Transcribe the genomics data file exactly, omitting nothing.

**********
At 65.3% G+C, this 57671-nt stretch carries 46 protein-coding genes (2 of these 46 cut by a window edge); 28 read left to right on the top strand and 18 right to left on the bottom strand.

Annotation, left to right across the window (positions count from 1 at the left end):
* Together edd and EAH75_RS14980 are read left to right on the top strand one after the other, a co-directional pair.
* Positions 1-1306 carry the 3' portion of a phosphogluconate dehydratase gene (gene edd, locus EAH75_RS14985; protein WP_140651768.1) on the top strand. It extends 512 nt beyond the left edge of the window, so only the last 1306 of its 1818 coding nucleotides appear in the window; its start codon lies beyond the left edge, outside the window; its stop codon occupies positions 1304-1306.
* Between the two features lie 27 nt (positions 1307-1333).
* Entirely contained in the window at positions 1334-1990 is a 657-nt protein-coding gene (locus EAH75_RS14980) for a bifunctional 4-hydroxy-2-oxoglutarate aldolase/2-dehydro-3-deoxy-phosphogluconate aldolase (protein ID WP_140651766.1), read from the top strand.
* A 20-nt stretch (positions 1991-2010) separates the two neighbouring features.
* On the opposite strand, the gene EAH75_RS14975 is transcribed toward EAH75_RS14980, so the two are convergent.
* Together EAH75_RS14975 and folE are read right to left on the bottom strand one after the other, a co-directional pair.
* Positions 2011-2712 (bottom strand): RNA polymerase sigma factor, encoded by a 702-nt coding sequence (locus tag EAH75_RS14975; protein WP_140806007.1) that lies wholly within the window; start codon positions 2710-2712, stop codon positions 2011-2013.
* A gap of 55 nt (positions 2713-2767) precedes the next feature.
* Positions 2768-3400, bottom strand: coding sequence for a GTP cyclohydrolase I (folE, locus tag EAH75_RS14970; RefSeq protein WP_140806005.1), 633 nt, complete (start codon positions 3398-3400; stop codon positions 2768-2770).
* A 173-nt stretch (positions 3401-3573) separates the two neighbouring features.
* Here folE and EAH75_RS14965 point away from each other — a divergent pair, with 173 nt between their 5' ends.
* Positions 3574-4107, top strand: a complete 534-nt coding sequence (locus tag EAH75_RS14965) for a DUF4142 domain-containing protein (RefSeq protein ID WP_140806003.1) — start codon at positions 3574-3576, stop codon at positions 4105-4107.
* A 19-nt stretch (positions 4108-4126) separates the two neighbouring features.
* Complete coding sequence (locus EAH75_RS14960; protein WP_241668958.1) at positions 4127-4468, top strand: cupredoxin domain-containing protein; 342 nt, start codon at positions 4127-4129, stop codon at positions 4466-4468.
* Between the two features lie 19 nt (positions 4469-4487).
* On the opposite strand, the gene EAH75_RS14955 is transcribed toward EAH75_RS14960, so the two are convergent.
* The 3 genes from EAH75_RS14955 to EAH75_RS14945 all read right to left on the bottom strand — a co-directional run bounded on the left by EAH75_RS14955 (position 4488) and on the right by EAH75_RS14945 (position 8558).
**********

At 65.3% G+C, this 57671-nt stretch carries 46 protein-coding genes (2 of these 46 cut by a window edge); 28 read left to right on the top strand and 18 right to left on the bottom strand.

Annotation, left to right across the window (positions count from 1 at the left end):
* Together edd and EAH75_RS14980 are read left to right on the top strand one after the other, a co-directional pair.
* Positions 1-1306 carry the 3' portion of a phosphogluconate dehydratase gene (gene edd, locus EAH75_RS14985; protein WP_140651768.1) on the top strand. It extends 512 nt beyond the left edge of the window, so only the last 1306 of its 1818 coding nucleotides appear in the window; its start codon lies beyond the left edge, outside the window; its stop codon occupies positions 1304-1306.
* Between the two features lie 27 nt (positions 1307-1333).
* Entirely contained in the window at positions 1334-1990 is a 657-nt protein-coding gene (locus EAH75_RS14980) for a bifunctional 4-hydroxy-2-oxoglutarate aldolase/2-dehydro-3-deoxy-phosphogluconate aldolase (protein ID WP_140651766.1), read from the top strand.
* A 20-nt stretch (positions 1991-2010) separates the two neighbouring features.
* On the opposite strand, the gene EAH75_RS14975 is transcribed toward EAH75_RS14980, so the two are convergent.
* Together EAH75_RS14975 and folE are read right to left on the bottom strand one after the other, a co-directional pair.
* Positions 2011-2712 (bottom strand): RNA polymerase sigma factor, encoded by a 702-nt coding sequence (locus tag EAH75_RS14975; protein WP_140806007.1) that lies wholly within the window; start codon positions 2710-2712, stop codon positions 2011-2013.
* A gap of 55 nt (positions 2713-2767) precedes the next feature.
* Positions 2768-3400, bottom strand: coding sequence for a GTP cyclohydrolase I (folE, locus tag EAH75_RS14970; RefSeq protein WP_140806005.1), 633 nt, complete (start codon positions 3398-3400; stop codon positions 2768-2770).
* A 173-nt stretch (positions 3401-3573) separates the two neighbouring features.
* Here folE and EAH75_RS14965 point away from each other — a divergent pair, with 173 nt between their 5' ends.
* Positions 3574-4107, top strand: a complete 534-nt coding sequence (locus tag EAH75_RS14965) for a DUF4142 domain-containing protein (RefSeq protein ID WP_140806003.1) — start codon at positions 3574-3576, stop codon at positions 4105-4107.
* A 19-nt stretch (positions 4108-4126) separates the two neighbouring features.
* Complete coding sequence (locus EAH75_RS14960; protein WP_241668958.1) at positions 4127-4468, top strand: cupredoxin domain-containing protein; 342 nt, start codon at positions 4127-4129, stop codon at positions 4466-4468.
* Between the two features lie 19 nt (positions 4469-4487).
* On the opposite strand, the gene EAH75_RS14955 is transcribed toward EAH75_RS14960, so the two are convergent.
* The 3 genes from EAH75_RS14955 to EAH75_RS14945 all read right to left on the bottom strand — a co-directional run bounded on the left by EAH75_RS14955 (position 4488) and on the right by EAH75_RS14945 (position 8558).